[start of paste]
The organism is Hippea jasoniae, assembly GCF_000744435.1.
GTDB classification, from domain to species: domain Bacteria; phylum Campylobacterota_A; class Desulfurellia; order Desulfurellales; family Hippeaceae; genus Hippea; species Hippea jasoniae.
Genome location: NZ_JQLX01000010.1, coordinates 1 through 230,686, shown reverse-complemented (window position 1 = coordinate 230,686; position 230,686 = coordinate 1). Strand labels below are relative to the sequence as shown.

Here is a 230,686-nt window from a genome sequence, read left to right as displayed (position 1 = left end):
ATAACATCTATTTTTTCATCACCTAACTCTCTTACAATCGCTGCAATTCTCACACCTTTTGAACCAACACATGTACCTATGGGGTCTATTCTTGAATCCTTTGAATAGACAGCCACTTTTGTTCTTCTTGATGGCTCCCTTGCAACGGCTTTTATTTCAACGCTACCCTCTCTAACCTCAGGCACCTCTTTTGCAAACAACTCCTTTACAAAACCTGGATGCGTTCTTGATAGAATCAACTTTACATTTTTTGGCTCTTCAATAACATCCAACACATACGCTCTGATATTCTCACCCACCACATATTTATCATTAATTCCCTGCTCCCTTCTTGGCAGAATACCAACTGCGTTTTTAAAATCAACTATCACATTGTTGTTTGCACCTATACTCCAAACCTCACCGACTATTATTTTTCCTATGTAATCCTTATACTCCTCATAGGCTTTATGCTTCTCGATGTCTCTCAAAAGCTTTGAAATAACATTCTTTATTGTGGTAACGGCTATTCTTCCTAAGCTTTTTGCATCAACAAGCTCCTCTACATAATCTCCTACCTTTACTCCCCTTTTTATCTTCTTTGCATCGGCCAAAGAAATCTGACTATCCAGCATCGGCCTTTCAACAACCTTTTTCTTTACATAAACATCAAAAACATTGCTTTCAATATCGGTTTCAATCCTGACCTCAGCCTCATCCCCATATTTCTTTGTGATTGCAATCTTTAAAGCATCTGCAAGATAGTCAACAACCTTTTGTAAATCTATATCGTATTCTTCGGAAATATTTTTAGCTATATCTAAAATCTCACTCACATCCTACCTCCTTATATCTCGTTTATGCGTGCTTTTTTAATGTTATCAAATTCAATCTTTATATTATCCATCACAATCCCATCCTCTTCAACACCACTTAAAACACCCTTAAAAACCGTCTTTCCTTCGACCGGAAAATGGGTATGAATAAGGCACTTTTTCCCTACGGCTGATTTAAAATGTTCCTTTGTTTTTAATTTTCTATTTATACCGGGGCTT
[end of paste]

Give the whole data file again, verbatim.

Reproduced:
The organism is Hippea jasoniae, assembly GCF_000744435.1.
GTDB classification, from domain to species: domain Bacteria; phylum Campylobacterota_A; class Desulfurellia; order Desulfurellales; family Hippeaceae; genus Hippea; species Hippea jasoniae.
Genome location: NZ_JQLX01000010.1, coordinates 1 through 230,686, shown reverse-complemented (window position 1 = coordinate 230,686; position 230,686 = coordinate 1). Strand labels below are relative to the sequence as shown.

Here is a 230,686-nt window from a genome sequence, read left to right as displayed (position 1 = left end):
ATAACATCTATTTTTTCATCACCTAACTCTCTTACAATCGCTGCAATTCTCACACCTTTTGAACCAACACATGTACCTATGGGGTCTATTCTTGAATCCTTTGAATAGACAGCCACTTTTGTTCTTCTTGATGGCTCCCTTGCAACGGCTTTTATTTCAACGCTACCCTCTCTAACCTCAGGCACCTCTTTTGCAAACAACTCCTTTACAAAACCTGGATGCGTTCTTGATAGAATCAACTTTACATTTTTTGGCTCTTCAATAACATCCAACACATACGCTCTGATATTCTCACCCACCACATATTTATCATTAATTCCCTGCTCCCTTCTTGGCAGAATACCAACTGCGTTTTTAAAATCAACTATCACATTGTTGTTTGCACCTATACTCCAAACCTCACCGACTATTATTTTTCCTATGTAATCCTTATACTCCTCATAGGCTTTATGCTTCTCGATGTCTCTCAAAAGCTTTGAAATAACATTCTTTATTGTGGTAACGGCTATTCTTCCTAAGCTTTTTGCATCAACAAGCTCCTCTACATAATCTCCTACCTTTACTCCCCTTTTTATCTTCTTTGCATCGGCCAAAGAAATCTGACTATCCAGCATCGGCCTTTCAACAACCTTTTTCTTTACATAAACATCAAAAACATTGCTTTCAATATCGGTTTCAATCCTGACCTCAGCCTCATCCCCATATTTCTTTGTGATTGCAATCTTTAAAGCATCTGCAAGATAGTCAACAACCTTTTGTAAATCTATATCGTATTCTTCGGAAATATTTTTAGCTATATCTAAAATCTCACTCACATCCTACCTCCTTATATCTCGTTTATGCGTGCTTTTTTAATGTTATCAAATTCAATCTTTATATTATCCATCACAATCCCATCCTCTTCAACACCACTTAAAACACCCTTAAAAACCGTCTTTCCTTCGACCGGAAAATGGGTATGAATAAGGCACTTTTTCCCTACGGCTGATTTAAAATGTTCCTTTGTTTTTAATTTTCTATTTATACCGGGGCTT